IDEAS home Printed from https://ideas.repec.org/p/nbr/nberwo/4919.html
   My bibliography  Save this paper

A Model of Fiat Money and Barter

Author

Listed:
  • Fumio Hayashi
  • Akihiko Matsui

Abstract

We present an infinite horizon model with capital in which fiat money and barter are two competing means of payment. Fiat money has value because barter is limited by the extent of a double coincidence of wants. The pattern of exchange generally involves both money and barter. We find that the Chicago rule is sufficient for Pareto efficiency, while nominal interest smoothing is necessary. For a specific utility function we provide a complete characterization of the patterns of exchange and calculate the range of inflation rates over which a stationary monetary equilibrium exists.

Suggested Citation

  • Fumio Hayashi & Akihiko Matsui, 1994. "A Model of Fiat Money and Barter," NBER Working Papers 4919, National Bureau of Economic Research, Inc.
  • Handle: RePEc:nbr:nberwo:4919
    Note: ME
    as

    Download full text from publisher

    File URL: http://www.nber.org/papers/w4919.pdf
    Download Restriction: no

    Other versions of this item:

    References listed on IDEAS

    as
    1. Engineer, Merwan & Bernhardt, Dan, 1991. "Money, Barter, and the Optimality of Legal Restrictions," Journal of Political Economy, University of Chicago Press, vol. 99(4), pages 743-773, August.
    2. Jean-Michel Grandmont & Yves Younes, 1973. "On the Efficiency of a Monetary Equilibrium," Review of Economic Studies, Oxford University Press, vol. 40(2), pages 149-165.
    3. Kiyotaki, Nobuhiro & Wright, Randall, 1991. "A contribution to the pure theory of money," Journal of Economic Theory, Elsevier, vol. 53(2), pages 215-235, April.
    4. Shapley, Lloyd S. & Shubik, Martin, 1969. "On market games," Journal of Economic Theory, Elsevier, vol. 1(1), pages 9-25, June.
    5. Jean-Michel Grandmont & Yves Younes, 1972. "On the Role of Money and the Existence of a Monetary Equilibrium," Review of Economic Studies, Oxford University Press, vol. 39(3), pages 355-372.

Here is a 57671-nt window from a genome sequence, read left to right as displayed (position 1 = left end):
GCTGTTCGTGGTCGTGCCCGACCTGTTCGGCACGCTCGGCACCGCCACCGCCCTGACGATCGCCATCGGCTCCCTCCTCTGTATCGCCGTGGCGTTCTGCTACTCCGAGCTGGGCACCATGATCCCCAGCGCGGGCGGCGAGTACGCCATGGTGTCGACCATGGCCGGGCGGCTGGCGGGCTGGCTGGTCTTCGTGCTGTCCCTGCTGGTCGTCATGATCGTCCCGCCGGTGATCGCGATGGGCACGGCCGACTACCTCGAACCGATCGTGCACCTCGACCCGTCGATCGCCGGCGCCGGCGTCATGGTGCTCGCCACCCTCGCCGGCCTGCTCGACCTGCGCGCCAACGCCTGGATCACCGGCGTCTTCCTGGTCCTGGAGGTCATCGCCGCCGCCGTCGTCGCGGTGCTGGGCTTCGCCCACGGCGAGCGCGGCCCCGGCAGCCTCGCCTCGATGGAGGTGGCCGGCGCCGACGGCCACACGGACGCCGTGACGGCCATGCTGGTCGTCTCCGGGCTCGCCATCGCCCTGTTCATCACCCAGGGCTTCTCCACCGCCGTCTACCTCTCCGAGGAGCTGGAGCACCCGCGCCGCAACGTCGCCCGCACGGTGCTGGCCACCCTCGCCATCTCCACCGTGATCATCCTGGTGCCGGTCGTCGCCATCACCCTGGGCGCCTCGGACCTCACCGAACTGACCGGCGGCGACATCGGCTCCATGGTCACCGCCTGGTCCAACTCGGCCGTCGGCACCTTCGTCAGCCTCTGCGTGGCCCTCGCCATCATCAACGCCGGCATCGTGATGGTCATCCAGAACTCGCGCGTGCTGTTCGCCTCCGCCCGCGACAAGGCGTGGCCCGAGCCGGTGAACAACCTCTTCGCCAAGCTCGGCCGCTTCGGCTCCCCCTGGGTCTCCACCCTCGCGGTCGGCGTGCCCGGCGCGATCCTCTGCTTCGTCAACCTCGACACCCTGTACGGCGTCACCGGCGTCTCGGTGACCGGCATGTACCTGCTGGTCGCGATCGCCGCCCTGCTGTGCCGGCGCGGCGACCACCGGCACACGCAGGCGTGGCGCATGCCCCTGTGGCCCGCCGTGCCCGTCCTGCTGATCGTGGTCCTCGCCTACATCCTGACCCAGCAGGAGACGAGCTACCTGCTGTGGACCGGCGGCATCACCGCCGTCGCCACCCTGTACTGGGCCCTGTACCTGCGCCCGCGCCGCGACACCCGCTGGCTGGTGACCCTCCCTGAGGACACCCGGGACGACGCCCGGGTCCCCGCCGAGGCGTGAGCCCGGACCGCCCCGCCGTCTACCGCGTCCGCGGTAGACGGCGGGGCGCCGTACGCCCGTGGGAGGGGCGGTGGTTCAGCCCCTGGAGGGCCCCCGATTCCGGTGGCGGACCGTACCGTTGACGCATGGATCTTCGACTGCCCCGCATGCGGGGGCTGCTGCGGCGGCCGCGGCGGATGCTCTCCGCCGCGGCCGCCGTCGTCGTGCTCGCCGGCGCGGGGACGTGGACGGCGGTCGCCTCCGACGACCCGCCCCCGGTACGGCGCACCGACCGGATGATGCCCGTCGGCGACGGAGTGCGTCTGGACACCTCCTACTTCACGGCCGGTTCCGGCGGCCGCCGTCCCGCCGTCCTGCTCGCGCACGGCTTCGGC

6. Chatterjee, S. & Corbae, D., 1991. "Endogenous Market Participation and General Equilibrium Value of Money," Working Papers 91-08, University of Iowa, Department of Economics.
    7. Oh, Seonghwan, 1989. "A theory of a generally acceptable medium of exchange and barter," Journal of Monetary Economics, Elsevier, vol. 23(1), pages 101-119, January.
    Full references (including those not matched with items on IDEAS)

    Citations

    Citations are extracted by the CitEc Project, subscribe to its RSS feed for this item.
    as


    Cited by:

    1. repec:ebl:ecbull:v:5:y:2005:i:3:p:1-5 is not listed on IDEAS
    2. Sophie Brana & Mathilde Maurel, 1999. "Barter in Russia: Liquidity Shortage versus Lack of Restructuring," William Davidson Institute Working Papers Series 271, William Davidson Institute at the University of Michigan.
    3. Edward J. Green, 2002. "Payment Arrangements and Inflation," American Economic Review, American Economic Association, vol. 92(2), pages 51-57, May.
    4. Krishna, R. Vijay, 2003. "Non-robustness of the Cash-in-Advance Equilibrium in the Trading-Post Model," Working Papers 9-03-2, Pennsylvania State University, Department of Economics.
    5. Samuel E. Vazquez, 2009. "Scale Invariance, Bounded Rationality and Non-Equilibrium Economics," Papers 0902.3840, arXiv.org.
    6. Matsui, Akihiko, 1998. "Strong Currency and Weak Currency," Journal of the Japanese and International Economies, Elsevier, vol. 12(4), pages 305-333, December.